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Expo Application Services
API Reference

Autolinking

Usually, when you're developing a native mobile app and want to install a third-party library, you're asked to add the dependency to the manifest files of your package managers (build.gradle on Android, Podfile for CocoaPods on iOS, Package.swift for SwiftPM on iOS). In Expo and React Native, you already do that with your package.json file by installing the package from the npm registry. Since most of the React Native libraries come with some native (platform-specific) code, installing a library will require configuring even up to three different package managers!
Expo Autolinking is a mechanism that automates this process and reduces the library installation process to the minimum — usually just installing the package from npm and re-running pod install. The core implementation can be found in the expo-modules-autolinking package and is divided into three parts:
  1. common JavaScript CLI tool with the module resolution algorithm
  2. code that integrates with the Gradle build system for Android platform
  3. Ruby script that integrates with CocoaPods for iOS platform

CLI commands

search

Searching is the first phase of resolving the Expo modules installed in a project. Its implementation is shared between all platforms. It finds all modules marked as Expo modules and determines which version is of the highest precedence (in case of duplicates).
Terminal
→ npx expo-modules-autolinking search
The above command returns an object in JSON format with modules that have been found as dependencies:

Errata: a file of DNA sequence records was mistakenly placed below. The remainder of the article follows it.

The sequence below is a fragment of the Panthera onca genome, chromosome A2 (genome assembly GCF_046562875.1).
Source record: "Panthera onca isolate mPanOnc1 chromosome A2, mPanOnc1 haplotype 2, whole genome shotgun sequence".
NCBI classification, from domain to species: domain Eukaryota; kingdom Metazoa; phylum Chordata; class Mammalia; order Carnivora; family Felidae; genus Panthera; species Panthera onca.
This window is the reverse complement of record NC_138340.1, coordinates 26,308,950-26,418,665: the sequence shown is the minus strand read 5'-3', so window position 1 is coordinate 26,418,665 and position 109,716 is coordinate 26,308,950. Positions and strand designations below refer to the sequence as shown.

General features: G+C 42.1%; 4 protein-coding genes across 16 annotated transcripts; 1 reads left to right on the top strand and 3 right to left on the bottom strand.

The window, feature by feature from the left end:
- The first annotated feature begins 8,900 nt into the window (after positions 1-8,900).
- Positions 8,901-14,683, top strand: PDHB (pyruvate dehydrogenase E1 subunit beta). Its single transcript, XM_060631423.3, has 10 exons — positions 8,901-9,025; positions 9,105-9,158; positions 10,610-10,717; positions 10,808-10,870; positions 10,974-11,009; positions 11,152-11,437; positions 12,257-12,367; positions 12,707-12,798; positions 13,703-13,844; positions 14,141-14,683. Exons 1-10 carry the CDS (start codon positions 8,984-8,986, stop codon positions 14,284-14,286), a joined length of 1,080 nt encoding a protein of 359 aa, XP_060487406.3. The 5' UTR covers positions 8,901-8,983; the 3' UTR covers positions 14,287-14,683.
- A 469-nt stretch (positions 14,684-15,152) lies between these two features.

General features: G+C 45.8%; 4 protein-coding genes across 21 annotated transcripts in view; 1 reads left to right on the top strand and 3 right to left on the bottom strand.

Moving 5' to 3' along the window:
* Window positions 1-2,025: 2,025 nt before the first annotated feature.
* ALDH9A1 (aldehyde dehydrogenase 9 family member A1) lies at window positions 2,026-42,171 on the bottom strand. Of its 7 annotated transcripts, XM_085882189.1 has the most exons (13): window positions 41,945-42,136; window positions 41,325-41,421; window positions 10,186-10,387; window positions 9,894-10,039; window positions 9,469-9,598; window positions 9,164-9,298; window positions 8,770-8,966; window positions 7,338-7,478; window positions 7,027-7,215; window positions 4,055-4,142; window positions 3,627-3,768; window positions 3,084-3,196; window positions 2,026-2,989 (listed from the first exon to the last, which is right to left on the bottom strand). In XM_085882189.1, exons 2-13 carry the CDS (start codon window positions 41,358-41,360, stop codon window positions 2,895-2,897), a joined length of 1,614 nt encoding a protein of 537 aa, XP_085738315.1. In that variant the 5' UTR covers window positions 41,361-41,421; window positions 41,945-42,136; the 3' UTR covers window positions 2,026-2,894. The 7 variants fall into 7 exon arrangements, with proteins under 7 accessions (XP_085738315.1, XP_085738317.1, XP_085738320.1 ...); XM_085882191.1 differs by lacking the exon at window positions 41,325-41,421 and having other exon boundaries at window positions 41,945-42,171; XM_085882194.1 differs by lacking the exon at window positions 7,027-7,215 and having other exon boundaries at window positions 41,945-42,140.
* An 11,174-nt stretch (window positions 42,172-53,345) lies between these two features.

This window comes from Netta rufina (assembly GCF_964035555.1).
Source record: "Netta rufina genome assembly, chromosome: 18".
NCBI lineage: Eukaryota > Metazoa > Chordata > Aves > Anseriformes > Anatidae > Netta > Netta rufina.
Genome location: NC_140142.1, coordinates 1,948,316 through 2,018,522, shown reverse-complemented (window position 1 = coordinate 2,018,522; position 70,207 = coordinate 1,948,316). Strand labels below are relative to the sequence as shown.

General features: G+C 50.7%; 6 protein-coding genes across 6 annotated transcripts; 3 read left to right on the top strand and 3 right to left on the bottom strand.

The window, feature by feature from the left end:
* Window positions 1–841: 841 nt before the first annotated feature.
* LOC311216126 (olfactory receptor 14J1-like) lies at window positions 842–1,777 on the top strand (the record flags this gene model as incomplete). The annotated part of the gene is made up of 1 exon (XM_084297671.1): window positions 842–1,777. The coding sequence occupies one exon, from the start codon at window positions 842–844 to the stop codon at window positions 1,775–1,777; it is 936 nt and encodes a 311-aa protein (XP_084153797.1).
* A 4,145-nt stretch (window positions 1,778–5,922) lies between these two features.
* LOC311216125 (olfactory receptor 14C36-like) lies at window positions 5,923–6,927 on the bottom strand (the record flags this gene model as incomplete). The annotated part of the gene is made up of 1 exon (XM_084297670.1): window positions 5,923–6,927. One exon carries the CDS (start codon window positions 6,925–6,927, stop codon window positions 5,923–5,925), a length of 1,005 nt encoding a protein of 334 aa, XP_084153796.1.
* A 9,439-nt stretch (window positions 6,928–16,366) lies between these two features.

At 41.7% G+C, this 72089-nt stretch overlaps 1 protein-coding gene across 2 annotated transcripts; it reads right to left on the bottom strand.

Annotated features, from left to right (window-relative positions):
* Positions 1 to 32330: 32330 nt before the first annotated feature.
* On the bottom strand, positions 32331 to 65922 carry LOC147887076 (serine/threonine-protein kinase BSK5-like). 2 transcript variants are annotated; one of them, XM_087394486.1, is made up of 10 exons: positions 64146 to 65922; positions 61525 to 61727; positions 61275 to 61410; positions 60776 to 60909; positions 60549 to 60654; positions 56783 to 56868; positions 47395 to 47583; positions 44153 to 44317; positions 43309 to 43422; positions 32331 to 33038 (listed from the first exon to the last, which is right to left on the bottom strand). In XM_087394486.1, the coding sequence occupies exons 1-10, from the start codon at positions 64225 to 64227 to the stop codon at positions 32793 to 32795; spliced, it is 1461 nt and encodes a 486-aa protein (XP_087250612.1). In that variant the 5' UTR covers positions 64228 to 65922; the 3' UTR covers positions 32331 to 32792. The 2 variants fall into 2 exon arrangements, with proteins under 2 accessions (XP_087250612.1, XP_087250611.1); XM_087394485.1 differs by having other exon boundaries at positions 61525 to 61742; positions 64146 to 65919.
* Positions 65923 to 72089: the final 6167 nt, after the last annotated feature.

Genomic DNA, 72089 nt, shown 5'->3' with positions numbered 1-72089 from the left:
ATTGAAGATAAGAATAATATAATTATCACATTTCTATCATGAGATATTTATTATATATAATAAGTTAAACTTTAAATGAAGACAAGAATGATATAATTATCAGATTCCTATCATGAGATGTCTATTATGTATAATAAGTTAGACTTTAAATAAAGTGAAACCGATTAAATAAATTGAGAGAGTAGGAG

{
  "expo-random": {
    "path": "/absolute/path/to/node_modules/expo-random",
    "version": "13.0.0",
    "config": { // Contents of `expo-module.config.json`
      "platforms": [ "ios", "android" ],
      "ios": { "modules": [ "RandomModule" ] },
      "android": { "modules": [ "expo.modules.random.RandomModule" ] }
    },
    "duplicates": [] // An array of other revisions (with lower precedence) of the same module
  },
  // more modules...
}

resolve

Resolving is the second phase based on the results from the search command. It resolves each search result to an object with more (platform-specific) details, such as the path to the podspec or build.gradle files and module classes to link.
Terminal
→ npx expo-modules-autolinking resolve --platform <ios|android>
For example, with the --platform ios option it returns an object in JSON format with an array of modules and resolved details for the iOS platform:
{
  "modules": [
    {
      "packageName": "expo-random",
      "packageVersion": "13.0.0",
      "pods": [
        {
          "podName": "ExpoRandom",
          "podspecDir": "/absolute/path/to/node_modules/expo-random/ios"
        }
      ],
      "swiftModuleNames": [ "ExpoRandom" ],
      "modules": [ "RandomModule" ],
      "appDelegateSubscribers": [],
      "reactDelegateHandlers": [],
      "debugOnly": false
    },
    // more modules...
  ]
}

verify

Verifies the search results by checking whether there are no duplicate packages, otherwise an appropriate warning is shown.
Terminal
→ npx expo-modules-autolinking verify

Configuration

The behavior of the module resolution can be customized using some configuration options. These options can be defined in three different places, from the lowest to the highest precedence: